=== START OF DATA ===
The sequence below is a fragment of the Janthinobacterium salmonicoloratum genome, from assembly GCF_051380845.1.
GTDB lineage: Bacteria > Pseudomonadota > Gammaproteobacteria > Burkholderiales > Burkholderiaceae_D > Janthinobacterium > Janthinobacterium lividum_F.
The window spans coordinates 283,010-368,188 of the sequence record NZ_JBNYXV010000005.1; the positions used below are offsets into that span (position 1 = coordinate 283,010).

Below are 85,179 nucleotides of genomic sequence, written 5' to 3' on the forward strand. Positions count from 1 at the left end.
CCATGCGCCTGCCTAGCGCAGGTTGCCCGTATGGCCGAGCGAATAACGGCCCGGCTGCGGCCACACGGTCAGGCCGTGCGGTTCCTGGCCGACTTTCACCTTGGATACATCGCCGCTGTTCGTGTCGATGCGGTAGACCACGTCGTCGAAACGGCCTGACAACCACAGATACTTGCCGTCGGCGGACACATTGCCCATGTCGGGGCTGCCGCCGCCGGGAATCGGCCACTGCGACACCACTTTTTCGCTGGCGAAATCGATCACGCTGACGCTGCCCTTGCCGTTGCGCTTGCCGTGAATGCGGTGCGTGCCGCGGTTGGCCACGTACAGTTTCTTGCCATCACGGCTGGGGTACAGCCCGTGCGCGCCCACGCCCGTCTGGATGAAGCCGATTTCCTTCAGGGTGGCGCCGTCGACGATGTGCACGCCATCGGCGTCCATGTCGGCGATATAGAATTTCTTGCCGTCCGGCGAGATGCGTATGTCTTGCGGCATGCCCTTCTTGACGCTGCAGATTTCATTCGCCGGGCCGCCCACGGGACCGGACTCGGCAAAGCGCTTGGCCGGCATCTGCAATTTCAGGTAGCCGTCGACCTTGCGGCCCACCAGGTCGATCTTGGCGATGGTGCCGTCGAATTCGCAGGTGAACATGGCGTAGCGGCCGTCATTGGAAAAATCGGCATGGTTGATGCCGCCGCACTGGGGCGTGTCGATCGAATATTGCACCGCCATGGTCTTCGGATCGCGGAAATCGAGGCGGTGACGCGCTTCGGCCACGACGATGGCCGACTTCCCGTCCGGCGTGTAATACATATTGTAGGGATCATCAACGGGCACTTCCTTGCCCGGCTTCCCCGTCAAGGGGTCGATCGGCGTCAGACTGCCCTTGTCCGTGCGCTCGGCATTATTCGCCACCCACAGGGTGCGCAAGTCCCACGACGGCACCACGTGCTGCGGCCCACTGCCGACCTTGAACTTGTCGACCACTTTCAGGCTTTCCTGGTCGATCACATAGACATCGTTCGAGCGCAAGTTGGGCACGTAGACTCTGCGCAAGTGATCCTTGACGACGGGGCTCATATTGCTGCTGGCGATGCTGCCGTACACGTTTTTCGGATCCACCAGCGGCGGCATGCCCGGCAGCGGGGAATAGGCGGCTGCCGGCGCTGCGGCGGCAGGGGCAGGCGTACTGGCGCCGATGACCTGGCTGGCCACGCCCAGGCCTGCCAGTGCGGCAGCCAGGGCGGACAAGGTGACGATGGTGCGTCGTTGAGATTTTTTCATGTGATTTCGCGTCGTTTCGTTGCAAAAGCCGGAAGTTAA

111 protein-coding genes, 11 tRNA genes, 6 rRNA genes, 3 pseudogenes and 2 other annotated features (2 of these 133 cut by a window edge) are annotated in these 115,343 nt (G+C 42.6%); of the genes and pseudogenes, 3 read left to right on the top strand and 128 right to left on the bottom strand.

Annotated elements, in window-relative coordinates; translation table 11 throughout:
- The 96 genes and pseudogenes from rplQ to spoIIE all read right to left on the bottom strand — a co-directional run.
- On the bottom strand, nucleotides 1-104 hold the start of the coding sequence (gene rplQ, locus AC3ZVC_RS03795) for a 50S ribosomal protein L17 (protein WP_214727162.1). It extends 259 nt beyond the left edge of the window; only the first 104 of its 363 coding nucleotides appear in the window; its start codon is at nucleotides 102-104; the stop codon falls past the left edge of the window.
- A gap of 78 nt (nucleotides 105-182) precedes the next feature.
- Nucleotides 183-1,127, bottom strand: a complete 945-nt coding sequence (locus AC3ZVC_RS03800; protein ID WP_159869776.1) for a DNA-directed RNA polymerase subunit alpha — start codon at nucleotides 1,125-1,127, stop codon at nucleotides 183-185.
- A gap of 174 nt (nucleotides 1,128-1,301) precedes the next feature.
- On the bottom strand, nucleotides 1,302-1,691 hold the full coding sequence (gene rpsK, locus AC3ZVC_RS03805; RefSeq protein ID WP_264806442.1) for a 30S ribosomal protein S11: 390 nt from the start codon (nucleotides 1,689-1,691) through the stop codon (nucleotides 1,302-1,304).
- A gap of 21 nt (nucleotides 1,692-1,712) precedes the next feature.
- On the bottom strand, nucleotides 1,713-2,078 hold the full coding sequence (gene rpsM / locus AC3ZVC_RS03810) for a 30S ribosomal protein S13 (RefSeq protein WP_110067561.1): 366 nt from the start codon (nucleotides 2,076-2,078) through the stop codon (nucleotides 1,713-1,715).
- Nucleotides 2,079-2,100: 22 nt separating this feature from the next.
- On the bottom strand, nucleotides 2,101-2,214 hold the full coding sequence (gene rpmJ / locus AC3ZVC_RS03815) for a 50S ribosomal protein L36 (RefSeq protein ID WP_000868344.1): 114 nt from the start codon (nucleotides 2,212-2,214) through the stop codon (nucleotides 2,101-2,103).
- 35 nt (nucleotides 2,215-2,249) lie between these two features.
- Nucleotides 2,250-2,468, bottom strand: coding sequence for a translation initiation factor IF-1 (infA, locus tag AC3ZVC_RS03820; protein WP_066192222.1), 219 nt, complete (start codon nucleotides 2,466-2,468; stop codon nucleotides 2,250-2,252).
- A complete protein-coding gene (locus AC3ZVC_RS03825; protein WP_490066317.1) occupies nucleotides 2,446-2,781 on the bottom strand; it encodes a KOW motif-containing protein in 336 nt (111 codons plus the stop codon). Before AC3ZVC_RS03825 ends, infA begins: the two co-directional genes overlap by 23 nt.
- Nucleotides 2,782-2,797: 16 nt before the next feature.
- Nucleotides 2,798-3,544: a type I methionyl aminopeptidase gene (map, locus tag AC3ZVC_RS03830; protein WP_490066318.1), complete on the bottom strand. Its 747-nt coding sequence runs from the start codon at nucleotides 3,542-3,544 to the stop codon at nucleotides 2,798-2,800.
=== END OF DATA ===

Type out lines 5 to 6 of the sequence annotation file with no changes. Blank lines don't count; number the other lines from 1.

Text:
CCATGCGCCTGCCTAGCGCAGGTTGCCCGTATGGCCGAGCGAATAACGGCCCGGCTGCGGCCACACGGTCAGGCCGTGCGGTTCCTGGCCGACTTTCACCTTGGATACATCGCCGCTGTTCGTGTCGATGCGGTAGACCACGTCGTCGAAACGGCCTGACAACCACAGATACTTGCCGTCGGCGGACACATTGCCCATGTCGGGGCTGCCGCCGCCGGGAATCGGCCACTGCGACACCACTTTTTCGCTGGCGAAATCGATCACGCTGACGCTGCCCTTGCCGTTGCGCTTGCCGTGAATGCGGTGCGTGCCGCGGTTGGCCACGTACAGTTTCTTGCCATCACGGCTGGGGTACAGCCCGTGCGCGCCCACGCCCGTCTGGATGAAGCCGATTTCCTTCAGGGTGGCGCCGTCGACGATGTGCACGCCATCGGCGTCCATGTCGGCGATATAGAATTTCTTGCCGTCCGGCGAGATGCGTATGTCTTGCGGCATGCCCTTCTTGACGCTGCAGATTTCATTCGCCGGGCCGCCCACGGGACCGGACTCGGCAAAGCGCTTGGCCGGCATCTGCAATTTCAGGTAGCCGTCGACCTTGCGGCCCACCAGGTCGATCTTGGCGATGGTGCCGTCGAATTCGCAGGTGAACATGGCGTAGCGGCCGTCATTGGAAAAATCGGCATGGTTGATGCCGCCGCACTGGGGCGTGTCGATCGAATATTGCACCGCCATGGTCTTCGGATCGCGGAAATCGAGGCGGTGACGCGCTTCGGCCACGACGATGGCCGACTTCCCGTCCGGCGTGTAATACATATTGTAGGGATCATCAACGGGCACTTCCTTGCCCGGCTTCCCCGTCAAGGGGTCGATCGGCGTCAGACTGCCCTTGTCCGTGCGCTCGGCATTATTCGCCACCCACAGGGTGCGCAAGTCCCACGACGGCACCACGTGCTGCGGCCCACTGCCGACCTTGAACTTGTCGACCACTTTCAGGCTTTCCTGGTCGATCACATAGACATCGTTCGAGCGCAAGTTGGGCACGTAGACTCTGCGCAAGTGATCCTTGACGACGGGGCTCATATTGCTGCTGGCGATGCTGCCGTACACGTTTTTCGGATCCACCAGCGGCGGCATGCCCGGCAGCGGGGAATAGGCGGCTGCCGGCGCTGCGGCGGCAGGGGCAGGCGTACTGGCGCCGATGACCTGGCTGGCCACGCCCAGGCCTGCCAGTGCGGCAGCCAGGGCGGACAAGGTGACGATGGTGCGTCGTTGAGATTTTTTCATGTGATTTCGCGTCGTTTCGTTGCAAAAGCCGGAAGTTAA

111 protein-coding genes, 11 tRNA genes, 6 rRNA genes, 3 pseudogenes and 2 other annotated features (2 of these 133 cut by a window edge) are annotated in these 115,343 nt (G+C 42.6%); of the genes and pseudogenes, 3 read left to right on the top strand and 128 right to left on the bottom strand.